How to Handle Back Talk

Mar 16, 2021

How to Handle Back Talk


“Don’t talk to me that way, young lady! I’m your mother, and you’ll show me respect.”

“Don’t talk to your father like that. Go to your room until you learn some respect.”


Did you ever hear something similar to that in your growing up years? Some people refer to it as sass while others use the phrase “back talking.” 


Back talk. We’ve all heard the phrase before; maybe we’ve been accused of it or accused our children of it. But what really is back talking? What can be done about it? These are some questions I’ll discuss in this post. Let’s dive in!


What is back talking?

Back talk is when your child says things like, “that’s not fair; you don’t love me; I hate you.” Even though this concept is usually associated with teens, back talk can happen at any age, so it’s important to respond appropriately (which we’ll get into soon). 


One way you can recognize it is when a child always needs to get the last word in when discussing or arguing something with you. Let’s look at a child who is argumentative by nature…we’ll call her Sofia. Sofia has always liked to argue her point, and when she was young, her parents thought it was endearing (most of the time). However, now that she’s a teenager, she has started talking back to her parents regularly in the form of always needing to explain herself multiple times to “make her parents understand her.” This often leads to her parents getting frustrated with her and dishing out some arbitrary punishment. 


Another way back talk is manifested is through phrases like “that’s not fair,” “you never understand me,” and “I don’t care.” This is probably what most people think of when they hear someone talking about “back talk.” This kind of interaction usually leaves both parties feeling hurt and frustrated, so it’s important to handle the situation respectfully and with positivity


How do I handle back talk?

Ok, now we have a little more understanding about what back talk is, let’s take a look at some suggestions regarding how we can deal with back talk situations to maintain a positive relationship with our children and teens.

Be the first one to de-escalate the situation.

Have you ever been angry, full of spite, and in an argument, but the other person suddenly apologizes and asks to hear your point of view? It definitely changes the atmosphere of the interaction and facilitates a calmer discussion. Let’s look at a situation to illustrate:


Jackie is trying to get her daughter, Scarlett, to clean her room. However, Scarlett is just not interested in doing that at the moment. Jackie asks again, but Scarlett just retorts with, “I’ll do it when I feel like it.” Jackie decides to give it a minute or two before insisting again, but with each passing moment, she’s feeling more and more frustrated. Once again, she tells Scarlett that it’s time to clean her room. Scarlett, who is also frustrated and annoyed, says, “If you want it cleaned so badly, do it yourself!” Now, Jackie’s first reaction is to yell something back like, “Don’t talk to me like that! Clean your room or you’ll be grounded for a week!” However, Jackie takes a mental step back and calms her frustration. Instead, she says to Scarlett, “Hey hun,  I can tell you’re upset. Can we start over?” Scarlett had expected her mom to yell back, so this unexpected reaction helps her calm down, and she has a good discussion with her mom.


If you keep yourself calm, it will set a positive example for your child and make you feel good too!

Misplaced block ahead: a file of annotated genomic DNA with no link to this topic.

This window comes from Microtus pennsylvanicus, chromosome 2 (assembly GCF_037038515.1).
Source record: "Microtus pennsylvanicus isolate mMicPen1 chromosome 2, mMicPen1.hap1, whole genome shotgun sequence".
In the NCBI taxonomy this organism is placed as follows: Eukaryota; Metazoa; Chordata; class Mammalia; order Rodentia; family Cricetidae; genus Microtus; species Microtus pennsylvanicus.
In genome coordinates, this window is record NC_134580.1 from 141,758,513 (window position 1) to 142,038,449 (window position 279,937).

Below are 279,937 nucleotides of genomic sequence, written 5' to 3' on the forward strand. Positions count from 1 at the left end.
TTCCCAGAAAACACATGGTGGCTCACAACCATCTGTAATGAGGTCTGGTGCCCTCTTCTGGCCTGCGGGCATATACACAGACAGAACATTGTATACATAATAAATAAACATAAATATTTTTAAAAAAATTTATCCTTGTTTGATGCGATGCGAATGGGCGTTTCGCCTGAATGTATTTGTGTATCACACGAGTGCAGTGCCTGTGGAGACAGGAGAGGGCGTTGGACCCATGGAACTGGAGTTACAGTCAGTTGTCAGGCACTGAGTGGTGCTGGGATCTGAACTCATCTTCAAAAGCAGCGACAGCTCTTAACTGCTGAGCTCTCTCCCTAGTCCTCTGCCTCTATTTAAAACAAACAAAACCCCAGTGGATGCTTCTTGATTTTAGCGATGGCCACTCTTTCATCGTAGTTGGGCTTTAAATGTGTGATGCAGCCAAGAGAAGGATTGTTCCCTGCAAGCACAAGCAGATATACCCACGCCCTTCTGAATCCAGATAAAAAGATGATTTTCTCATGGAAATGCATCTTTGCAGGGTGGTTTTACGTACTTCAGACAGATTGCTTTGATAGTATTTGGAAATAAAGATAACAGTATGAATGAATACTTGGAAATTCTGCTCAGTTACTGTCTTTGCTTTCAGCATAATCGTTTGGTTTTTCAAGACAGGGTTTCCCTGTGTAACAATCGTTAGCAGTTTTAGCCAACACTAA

Focus on feelings, not the disrespect

Yes, back talk may seem disrespectful, but it often comes because something else is bothering your child. Focusing on the feelings behind the back talk can help you understand why your child is lashing out and will help your child know you care and are not just trying to assert authority over her.


Try phrases like “It seems like you’re upset right now. Would you like to talk about it?” Or you could use “I think we both need to calm down before we talk anymore. Let’s try again in 5 minutes.” Whatever you say, focus your words on how to help the situation and let your child know that you want to understand what is going on. 

Try physical contact

I use the word try because it may not work in all situations and may make your child more upset. However, if the situation is right, try a hug or even a hand on a shoulder. This act alone can change feelings of frustration to those of love, acceptance, and respect. Let’s look again at Jackie and Scarlett. Jackie could tell that Scarlett would not accept a hug when they were having their interaction, so she didn’t try that, but she knows Scarlett appreciates gentle hand squeezes. After Jackie de-escalated the situation, she gently squeezed Scarlett’s hand to remind her she loves and cares about her.


Closing thoughts on back talk

Back talk can feel uncomfortable to deal with, especially if you didn’t see healthy communication modeled in your home when you were a child. Remember that back talking, just like any other difficult behavior, is an indication that something else is going on under the surface. It’s another way children call out to us as parents for attention and understanding. Approach back talk with patience and positivity. Be the calming force your child, pre-teen, or teens needs and help them appropriately and respectfully deal with the situation. You can do this!

If you still have questions about back talk, you can always count on me! A great place to start is by checking out my Freedom Moms podcast for some helpful tips. You can also find out your parenting superpowers through taking my free quiz.


Crystal The Parenting Coach


Cover image for the parenting personality quiz, 4 sketches of a mom doing a different activity with her child
Cover image for the parenting personality quiz, 4 sketches of a mom doing a different activity with her child

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